Chinese economists said Thursday that the annual 7 percent economic growth rate set for the next five years is feasible and attainable, and that it will spur the Chinese Government to give top priority to improving the quality and efficiency of economic development.
The Outline for the Tenth Five-Year Plan for National Economic and Social Development (2001-2005) predicts that the annual growth rate of the national economy of China will be 7 percent in the coming five years. The outline was adopted with a high approval rating by the fourth session of the Ninth National People's Congress (NPC), which closed here Thursday afternoon.
Premier Zhu Rongji said in his report on the Tenth Five-Year Plan that although the Chinese Government has adjusted the annual economic growth rate down to 7 percent for the next five years, arduous efforts are needed to realize the target on the basis of improving economic efficiency.
NPC deputy Ji Jinshan, an expert of macroeconomic controls and financial affairs, said that in addition to the good economic situation worldwide, the improving performance of the Chinese economy since early 2000, a turnaround of large and medium-sized state-owned enterprises and a bullish development trend of the Chinese agriculture all constitute favorable conditions for achieving the goal of 7 percent economic growth in the five years to come.
Experts attending the fourth session of the Ninth NPC pointed out, deflation remains a problem in the current economic development in China. Last year, the savings deposit of the Chinese people totaled 6.4 trillion yuan (about 771 billion U.S. dollars), and the consumer price index rose by 2 percent.
According to an analysis by the National Bureau of Statistics ( NBS),
factors that have led to deflation include China's problematic product mix and people's expenditure-related uncertainties. It has become a task of top priority for the Chinese Government to increase the income of farmers, who account for 70 percent of China's population, through agricultural restructuring and adjustment of the farm product mix.
NPC deputy Zhu Zhixin, director of the NBS, said that the issue of the income of farmers will be finally solved through agricultural industrialization and development of small cities and towns, and the Chinese Government is working in this direction.
Economist Yu Zuyao, an NPC deputy, pointed out that the pro- active fiscal policies, aiming to curb deflation, will bring along certain fiscal and financial risks, including inflation.
At present, national debts account for less than 15 percent of the gross domestic product (GDP), which is still within the scope of safety, the economist said. However, the national debts now account for more than 70 percent of the central revenue and that could make government finances run into a bad cycle of borrowing new debt to repay existing debt, he pointed out.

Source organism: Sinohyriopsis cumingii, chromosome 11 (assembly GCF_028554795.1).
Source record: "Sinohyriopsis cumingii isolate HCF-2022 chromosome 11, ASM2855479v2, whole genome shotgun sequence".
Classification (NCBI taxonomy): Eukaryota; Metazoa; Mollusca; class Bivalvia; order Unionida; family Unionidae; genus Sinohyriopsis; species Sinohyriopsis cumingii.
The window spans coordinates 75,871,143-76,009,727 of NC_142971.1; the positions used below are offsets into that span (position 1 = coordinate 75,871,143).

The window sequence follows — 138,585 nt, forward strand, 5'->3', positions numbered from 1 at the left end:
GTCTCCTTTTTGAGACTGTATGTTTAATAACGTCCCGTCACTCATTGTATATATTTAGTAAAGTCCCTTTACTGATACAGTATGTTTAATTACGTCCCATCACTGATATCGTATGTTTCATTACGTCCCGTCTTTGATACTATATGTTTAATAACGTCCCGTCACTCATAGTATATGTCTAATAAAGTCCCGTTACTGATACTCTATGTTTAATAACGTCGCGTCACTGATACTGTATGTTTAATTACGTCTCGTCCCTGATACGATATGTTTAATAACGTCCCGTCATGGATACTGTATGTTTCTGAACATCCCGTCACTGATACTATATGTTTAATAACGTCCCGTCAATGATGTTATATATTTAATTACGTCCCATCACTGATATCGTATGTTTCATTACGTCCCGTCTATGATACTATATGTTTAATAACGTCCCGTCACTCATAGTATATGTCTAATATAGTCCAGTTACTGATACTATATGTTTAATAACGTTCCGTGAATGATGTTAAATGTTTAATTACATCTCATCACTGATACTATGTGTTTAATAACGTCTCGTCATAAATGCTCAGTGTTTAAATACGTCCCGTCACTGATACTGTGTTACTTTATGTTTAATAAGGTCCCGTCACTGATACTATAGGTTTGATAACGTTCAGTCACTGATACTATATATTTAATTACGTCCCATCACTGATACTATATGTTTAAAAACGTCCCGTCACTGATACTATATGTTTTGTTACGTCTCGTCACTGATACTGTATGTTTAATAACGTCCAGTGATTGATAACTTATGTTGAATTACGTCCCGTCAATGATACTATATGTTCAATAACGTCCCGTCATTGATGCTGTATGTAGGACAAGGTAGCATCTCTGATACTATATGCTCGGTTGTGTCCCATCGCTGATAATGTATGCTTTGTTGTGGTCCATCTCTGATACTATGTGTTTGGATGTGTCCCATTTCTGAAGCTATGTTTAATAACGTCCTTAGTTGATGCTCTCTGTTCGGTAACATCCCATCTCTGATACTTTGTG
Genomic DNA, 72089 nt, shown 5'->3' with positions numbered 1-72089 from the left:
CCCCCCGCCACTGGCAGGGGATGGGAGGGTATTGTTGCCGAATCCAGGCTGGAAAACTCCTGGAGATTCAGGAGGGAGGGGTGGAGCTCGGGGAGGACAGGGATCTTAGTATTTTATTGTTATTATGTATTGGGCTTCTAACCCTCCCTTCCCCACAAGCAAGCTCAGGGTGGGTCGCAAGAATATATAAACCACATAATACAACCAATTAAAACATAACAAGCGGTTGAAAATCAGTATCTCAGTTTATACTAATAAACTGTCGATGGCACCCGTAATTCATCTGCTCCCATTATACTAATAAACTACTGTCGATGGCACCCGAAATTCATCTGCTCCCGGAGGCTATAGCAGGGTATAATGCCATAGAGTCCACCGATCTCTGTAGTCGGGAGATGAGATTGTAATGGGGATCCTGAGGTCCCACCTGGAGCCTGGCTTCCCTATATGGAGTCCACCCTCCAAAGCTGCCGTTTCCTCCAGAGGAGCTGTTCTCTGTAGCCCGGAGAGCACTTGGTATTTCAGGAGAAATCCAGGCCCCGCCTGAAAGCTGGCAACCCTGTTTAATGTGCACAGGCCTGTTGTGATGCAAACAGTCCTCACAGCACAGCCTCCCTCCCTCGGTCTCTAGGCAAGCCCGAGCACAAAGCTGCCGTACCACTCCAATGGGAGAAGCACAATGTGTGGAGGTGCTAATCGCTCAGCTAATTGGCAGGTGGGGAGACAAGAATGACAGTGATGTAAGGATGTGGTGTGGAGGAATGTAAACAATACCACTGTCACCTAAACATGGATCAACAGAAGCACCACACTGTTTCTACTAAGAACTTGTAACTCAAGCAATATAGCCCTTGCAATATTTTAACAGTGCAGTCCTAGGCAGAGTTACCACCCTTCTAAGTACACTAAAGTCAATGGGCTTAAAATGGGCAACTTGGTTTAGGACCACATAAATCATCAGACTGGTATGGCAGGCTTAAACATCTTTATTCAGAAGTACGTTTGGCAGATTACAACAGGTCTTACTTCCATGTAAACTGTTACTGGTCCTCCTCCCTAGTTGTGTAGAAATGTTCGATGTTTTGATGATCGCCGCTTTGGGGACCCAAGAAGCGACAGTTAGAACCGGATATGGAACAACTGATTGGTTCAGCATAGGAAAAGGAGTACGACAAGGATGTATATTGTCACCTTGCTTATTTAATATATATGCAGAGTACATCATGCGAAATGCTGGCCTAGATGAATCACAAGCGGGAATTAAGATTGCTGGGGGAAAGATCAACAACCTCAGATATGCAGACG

On the other hand, this year funds raised by treasury bond issues will not be used in construction of redundant projects, but will go into key profitable projects. All the projects are expected to contribute to economic growth and will accumulate strength for future economic development, said Zeng Peiyan, minister in charge of the State Development Planning Commission.
Zeng said the central government revenue went up by 16.9 percent in 2000 compared with the previous year.
The central government revenue will account for an increasing proportion of the GDP and the revenue of central and local governments in the coming five years, enhancing the central government's ability to exercise macroeconomic controls and repay debt. "A serious fiscal crisis is not likely to happen," Zeng noted.
Economist Wu Jinglian said, the Chinese Government has begun to take some measures to promote economic development by stimulating demand and expanding supplies at the same time. Major measures include reform of state-owned enterprises and system innovations, he said.
To take up challenges brought by China's accession to the World Trade Organization (WTO), China will enter a critical period in the next five years to reform its state-owned enterprises and carry out strategic industrial restructuring.
Following China's accession to the WTO, economist Lu Baifu said, some enterprises will be eliminated by intensified competition, but at the same time, fierce competition will force key Chinese enterprises to improve their internal management and operation.
NPC deputy Li Wuwei, an economist, said that looking into the next five years, the up-beat development trend of the Chinese economy is irreversible. Li said, the Chinese economy has turned for the better since the second half of last year.
Li listed scores of favorable factors that help push forward China's economic development, such as a fast development of heavy chemical, machine-building, service, real estate, information technology and high-tech industries.
Additionally, the private economic sector which expects to increase by 10 percent on a yearly basis and the entry of multinational corporations and inflow of international capital into China are all cited as positive factors behind China's economic development.
NPC deputy Han Shengyu, director of Hebei Provincial Development Planning Committee, said that China has the experience of successfully battling the effect of the Asian financial crisis and it is capable of handling inflation and deflation as it did in the early and late 1990s respectively.
He expressed confidence that China will maintain an annual 7 percent economic growth rate in the coming five years, saying, "It is practical and attainable."